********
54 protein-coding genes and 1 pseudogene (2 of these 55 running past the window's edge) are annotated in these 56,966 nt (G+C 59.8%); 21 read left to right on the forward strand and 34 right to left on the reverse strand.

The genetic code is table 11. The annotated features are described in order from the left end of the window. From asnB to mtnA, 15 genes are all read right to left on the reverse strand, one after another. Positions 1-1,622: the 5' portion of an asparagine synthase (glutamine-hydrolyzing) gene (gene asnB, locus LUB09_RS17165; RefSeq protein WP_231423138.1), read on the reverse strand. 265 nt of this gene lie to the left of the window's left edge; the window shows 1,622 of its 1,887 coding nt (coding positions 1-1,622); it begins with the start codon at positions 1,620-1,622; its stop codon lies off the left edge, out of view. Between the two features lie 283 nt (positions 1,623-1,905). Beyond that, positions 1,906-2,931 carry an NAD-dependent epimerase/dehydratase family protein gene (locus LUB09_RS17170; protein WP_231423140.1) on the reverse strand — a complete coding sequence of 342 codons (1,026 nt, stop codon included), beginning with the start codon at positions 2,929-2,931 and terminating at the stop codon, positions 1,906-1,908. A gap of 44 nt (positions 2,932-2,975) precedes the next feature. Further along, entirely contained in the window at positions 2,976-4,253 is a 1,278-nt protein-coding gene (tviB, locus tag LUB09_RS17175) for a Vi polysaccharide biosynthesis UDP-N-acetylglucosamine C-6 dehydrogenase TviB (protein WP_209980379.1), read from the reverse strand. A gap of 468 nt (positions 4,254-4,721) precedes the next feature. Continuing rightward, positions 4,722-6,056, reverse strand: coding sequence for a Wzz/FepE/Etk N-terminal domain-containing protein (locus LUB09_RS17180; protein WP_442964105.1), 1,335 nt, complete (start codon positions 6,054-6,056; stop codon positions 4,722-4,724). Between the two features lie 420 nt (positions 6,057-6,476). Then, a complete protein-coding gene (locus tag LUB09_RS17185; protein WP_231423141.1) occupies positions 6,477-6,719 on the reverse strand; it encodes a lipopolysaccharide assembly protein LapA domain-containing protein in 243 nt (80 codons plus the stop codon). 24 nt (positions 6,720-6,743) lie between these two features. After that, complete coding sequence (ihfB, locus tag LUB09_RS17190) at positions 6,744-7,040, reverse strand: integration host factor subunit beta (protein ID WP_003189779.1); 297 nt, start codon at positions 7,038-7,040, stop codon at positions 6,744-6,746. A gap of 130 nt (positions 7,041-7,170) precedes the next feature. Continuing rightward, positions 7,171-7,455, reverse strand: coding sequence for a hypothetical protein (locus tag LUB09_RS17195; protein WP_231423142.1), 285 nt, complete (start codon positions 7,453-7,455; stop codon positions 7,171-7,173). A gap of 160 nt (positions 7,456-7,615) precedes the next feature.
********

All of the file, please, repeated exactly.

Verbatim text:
54 protein-coding genes and 1 pseudogene (2 of these 55 running past the window's edge) are annotated in these 56,966 nt (G+C 59.8%); 21 read left to right on the forward strand and 34 right to left on the reverse strand.

The genetic code is table 11. The annotated features are described in order from the left end of the window. From asnB to mtnA, 15 genes are all read right to left on the reverse strand, one after another. Positions 1-1,622: the 5' portion of an asparagine synthase (glutamine-hydrolyzing) gene (gene asnB, locus LUB09_RS17165; RefSeq protein WP_231423138.1), read on the reverse strand. 265 nt of this gene lie to the left of the window's left edge; the window shows 1,622 of its 1,887 coding nt (coding positions 1-1,622); it begins with the start codon at positions 1,620-1,622; its stop codon lies off the left edge, out of view. Between the two features lie 283 nt (positions 1,623-1,905). Beyond that, positions 1,906-2,931 carry an NAD-dependent epimerase/dehydratase family protein gene (locus LUB09_RS17170; protein WP_231423140.1) on the reverse strand — a complete coding sequence of 342 codons (1,026 nt, stop codon included), beginning with the start codon at positions 2,929-2,931 and terminating at the stop codon, positions 1,906-1,908. A gap of 44 nt (positions 2,932-2,975) precedes the next feature. Further along, entirely contained in the window at positions 2,976-4,253 is a 1,278-nt protein-coding gene (tviB, locus tag LUB09_RS17175) for a Vi polysaccharide biosynthesis UDP-N-acetylglucosamine C-6 dehydrogenase TviB (protein WP_209980379.1), read from the reverse strand. A gap of 468 nt (positions 4,254-4,721) precedes the next feature. Continuing rightward, positions 4,722-6,056, reverse strand: coding sequence for a Wzz/FepE/Etk N-terminal domain-containing protein (locus LUB09_RS17180; protein WP_442964105.1), 1,335 nt, complete (start codon positions 6,054-6,056; stop codon positions 4,722-4,724). Between the two features lie 420 nt (positions 6,057-6,476). Then, a complete protein-coding gene (locus tag LUB09_RS17185; protein WP_231423141.1) occupies positions 6,477-6,719 on the reverse strand; it encodes a lipopolysaccharide assembly protein LapA domain-containing protein in 243 nt (80 codons plus the stop codon). 24 nt (positions 6,720-6,743) lie between these two features. After that, complete coding sequence (ihfB, locus tag LUB09_RS17190) at positions 6,744-7,040, reverse strand: integration host factor subunit beta (protein ID WP_003189779.1); 297 nt, start codon at positions 7,038-7,040, stop codon at positions 6,744-6,746. A gap of 130 nt (positions 7,041-7,170) precedes the next feature. Continuing rightward, positions 7,171-7,455, reverse strand: coding sequence for a hypothetical protein (locus tag LUB09_RS17195; protein WP_231423142.1), 285 nt, complete (start codon positions 7,453-7,455; stop codon positions 7,171-7,173). A gap of 160 nt (positions 7,456-7,615) precedes the next feature.